Friday’s robust report on job growth ought to put the nail in the coffin on recent fears about a recession. Payrolls rose 242,000 and civilian employment, an alternative measure of jobs that includes small business start-ups, increased 530,000. In the past year, these two measures are both up approximately 2.7 million. Obviously, we’re not in a recession.
But, until last week we were hearing all sorts of scare stories claiming the US was either already in a recession or right on the cusp of one.
When you hear these stories, it’s important to remember that if you look at enough economic data you’re almost always going to find something heading in the wrong direction. And if you get a few weeks, or even a couple of months, of tepid economic reports, some analysts are going to weave these data into a recession story. This is particularly true in a Plow Horse economy with relatively modest growth.
One recent scare story is about global trade, which appears to have peaked in late 2014, not just in the US, but worldwide as well. There are two ways to look at trade - dollar value and volume (which approximates “real” or inflation-adjusted trade). Using volumes, US exports are down 1% from the peak, European Union (EU) exports to non-EU countries are down 2%, Japan exports are down 3%, while China and Hong Kong are down 5%. Harking back to the Great Depression, some analysts call this a sign of "recession" or "cataclysmic contraction."
But trade tariffs are down, not up, and the data don’t support the theory. These trade figures are volatile from quarter to quarter and, there are many measures of trade. According to the WTO's quarterly figures, in the third quarter of 2015 (the latest data available) trade was still up 1.2% from the prior year.
Back in late 2012, world export volumes also fell, by 1% from the US and EU, 8% from Japan, and 4% from China and Hong Kong. But there was no recession in the US.
When focusing on the US, the same analysts mysteriously shift their attention away from export volumes, which are adjusted for inflation, and toward nominal export values, which are not adjusted for inflation. In turn, they say we’ve never had such a large decline in nominal export values without a recession, at least not in the past twenty years.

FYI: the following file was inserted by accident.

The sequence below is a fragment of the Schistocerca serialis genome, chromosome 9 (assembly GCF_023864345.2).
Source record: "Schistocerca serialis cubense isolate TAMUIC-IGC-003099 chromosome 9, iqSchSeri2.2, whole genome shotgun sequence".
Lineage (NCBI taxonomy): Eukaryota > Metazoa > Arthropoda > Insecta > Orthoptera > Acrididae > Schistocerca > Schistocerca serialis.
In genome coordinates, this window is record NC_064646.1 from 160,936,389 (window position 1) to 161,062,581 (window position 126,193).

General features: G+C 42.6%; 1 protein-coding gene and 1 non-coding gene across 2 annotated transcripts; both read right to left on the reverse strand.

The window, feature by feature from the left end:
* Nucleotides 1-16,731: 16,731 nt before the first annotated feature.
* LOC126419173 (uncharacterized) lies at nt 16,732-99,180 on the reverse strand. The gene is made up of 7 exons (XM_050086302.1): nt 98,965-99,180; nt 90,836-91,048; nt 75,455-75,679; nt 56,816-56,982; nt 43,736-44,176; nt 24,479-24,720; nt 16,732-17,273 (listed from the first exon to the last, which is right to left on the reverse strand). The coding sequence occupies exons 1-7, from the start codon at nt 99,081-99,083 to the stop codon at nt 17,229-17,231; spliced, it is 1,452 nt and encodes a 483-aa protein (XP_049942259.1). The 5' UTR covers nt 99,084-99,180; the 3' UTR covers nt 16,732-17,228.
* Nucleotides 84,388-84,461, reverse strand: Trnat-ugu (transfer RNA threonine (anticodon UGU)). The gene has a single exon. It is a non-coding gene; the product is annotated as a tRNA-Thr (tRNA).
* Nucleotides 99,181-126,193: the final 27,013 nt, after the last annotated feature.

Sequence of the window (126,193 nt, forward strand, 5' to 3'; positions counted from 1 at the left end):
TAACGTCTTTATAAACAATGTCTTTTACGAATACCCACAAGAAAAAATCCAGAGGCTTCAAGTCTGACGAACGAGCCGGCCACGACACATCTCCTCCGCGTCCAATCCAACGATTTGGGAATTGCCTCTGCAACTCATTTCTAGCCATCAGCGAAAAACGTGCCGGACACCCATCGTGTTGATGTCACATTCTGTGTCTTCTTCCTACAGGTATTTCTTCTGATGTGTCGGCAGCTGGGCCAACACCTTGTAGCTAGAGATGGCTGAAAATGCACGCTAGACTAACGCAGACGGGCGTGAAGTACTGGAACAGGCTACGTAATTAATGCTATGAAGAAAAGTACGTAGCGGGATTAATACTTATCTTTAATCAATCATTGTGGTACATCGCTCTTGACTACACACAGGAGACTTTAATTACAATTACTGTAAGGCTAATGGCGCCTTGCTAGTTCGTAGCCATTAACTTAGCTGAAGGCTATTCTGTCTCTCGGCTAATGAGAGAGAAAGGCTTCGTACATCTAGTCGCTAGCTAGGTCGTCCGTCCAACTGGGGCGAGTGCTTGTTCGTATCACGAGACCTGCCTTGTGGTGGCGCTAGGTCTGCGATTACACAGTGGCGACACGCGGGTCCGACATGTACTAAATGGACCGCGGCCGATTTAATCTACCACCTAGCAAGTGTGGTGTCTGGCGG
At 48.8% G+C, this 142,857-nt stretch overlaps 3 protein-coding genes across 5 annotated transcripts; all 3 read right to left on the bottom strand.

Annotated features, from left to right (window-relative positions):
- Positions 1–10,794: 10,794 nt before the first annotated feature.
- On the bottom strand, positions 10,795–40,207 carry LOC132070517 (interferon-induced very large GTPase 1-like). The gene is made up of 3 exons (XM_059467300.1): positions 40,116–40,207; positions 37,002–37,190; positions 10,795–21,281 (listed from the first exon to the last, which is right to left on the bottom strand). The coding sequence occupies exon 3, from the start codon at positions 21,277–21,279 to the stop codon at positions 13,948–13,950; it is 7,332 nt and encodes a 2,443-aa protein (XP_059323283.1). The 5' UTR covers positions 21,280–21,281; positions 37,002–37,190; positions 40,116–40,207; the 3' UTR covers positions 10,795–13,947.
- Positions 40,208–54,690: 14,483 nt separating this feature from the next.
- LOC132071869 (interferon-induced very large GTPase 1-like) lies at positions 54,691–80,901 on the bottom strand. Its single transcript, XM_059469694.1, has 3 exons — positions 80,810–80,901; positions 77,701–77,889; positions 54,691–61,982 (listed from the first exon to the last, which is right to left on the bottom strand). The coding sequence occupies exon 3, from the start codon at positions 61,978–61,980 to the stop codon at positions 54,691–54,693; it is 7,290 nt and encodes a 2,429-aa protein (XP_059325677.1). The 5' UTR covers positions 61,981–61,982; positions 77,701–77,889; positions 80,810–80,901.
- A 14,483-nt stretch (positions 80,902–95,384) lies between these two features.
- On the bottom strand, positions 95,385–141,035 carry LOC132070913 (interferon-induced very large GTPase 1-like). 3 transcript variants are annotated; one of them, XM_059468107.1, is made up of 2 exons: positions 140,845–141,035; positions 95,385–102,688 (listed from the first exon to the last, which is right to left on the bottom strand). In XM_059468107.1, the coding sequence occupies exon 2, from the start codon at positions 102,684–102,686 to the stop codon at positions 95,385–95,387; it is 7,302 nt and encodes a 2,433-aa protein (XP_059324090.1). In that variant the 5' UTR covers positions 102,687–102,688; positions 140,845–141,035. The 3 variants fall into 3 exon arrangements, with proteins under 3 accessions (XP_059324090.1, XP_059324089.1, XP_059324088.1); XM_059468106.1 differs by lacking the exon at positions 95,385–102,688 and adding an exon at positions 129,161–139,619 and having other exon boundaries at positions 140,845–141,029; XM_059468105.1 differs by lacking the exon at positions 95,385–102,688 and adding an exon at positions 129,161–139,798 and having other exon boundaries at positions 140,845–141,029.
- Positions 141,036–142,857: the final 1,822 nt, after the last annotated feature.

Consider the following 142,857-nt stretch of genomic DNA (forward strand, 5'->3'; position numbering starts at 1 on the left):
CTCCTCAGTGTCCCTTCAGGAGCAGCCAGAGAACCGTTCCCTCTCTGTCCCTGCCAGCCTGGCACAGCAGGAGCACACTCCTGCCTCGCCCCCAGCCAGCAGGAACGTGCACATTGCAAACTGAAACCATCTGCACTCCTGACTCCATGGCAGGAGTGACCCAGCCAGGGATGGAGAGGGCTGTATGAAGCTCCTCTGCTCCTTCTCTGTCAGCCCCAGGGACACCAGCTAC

This analysis is chock full of problems. First, in the last twenty years the US has suffered through a grand total of two recessions. Two: as in one more than one. Basing conclusions with a sample size of two is ludicrous.
Second, everyone knows prices for internationally traded goods have dropped substantially since 2014, led by oil but other prices have declined as well. Which is why it’s so odd that after using volume data on global trade the pessimistic analysts switch to value data on US trade, even though “real” (inflation-adjusted) trade numbers are readily available.
Real US trade (exports plus imports) were down in Q4, but have also fallen during many other quarters in history without preceding a recession. And real goods trade was still up slightly in 2015.
US real oil exports rose 5% in 2015, thanks to more production. But, with domestic production up and global oil prices down, the US is sending fewer dollars abroad. The same goes for other advanced economies around the world, with hard currencies like the Euro, Pound, and Yen. In turn, the major oil exporters earn less income, which means that while they still pay for wasteful government programs they can’t afford to buy the goods they’d like to get from the rest of the world. That's why US real "non-petroleum exports" fell 1.1% in 2015.
So, yes, weakness abroad is a headwind for the growth of US exports, but nothing suggests weakness in the purchasing power of the US economy. The US is not in recession, too. The job market continues to heal, consumers’ financial position is relatively strong, and the housing recovery still has much further to go. But this won't stop the Pouting Pundits of Pessimism from screaming that the Plow Horse is falling over.
This information contains forward-looking statements about various economic trends and strategies. You are cautioned that such forward-looking statements are subject to significant business, economic and competitive uncertainties and actual results could be materially different. There are no guarantees associated with any forecast and the opinions stated here are subject to change at any time and are the opinion of the individual strategist. Data comes from the following sources: Census Bureau, Bureau of Labor Statistics, Bureau of Economic Analysis, the Federal Reserve Board, and Haver Analytics. Data is taken from sources generally believed to be reliable but no guarantee is given to its accuracy.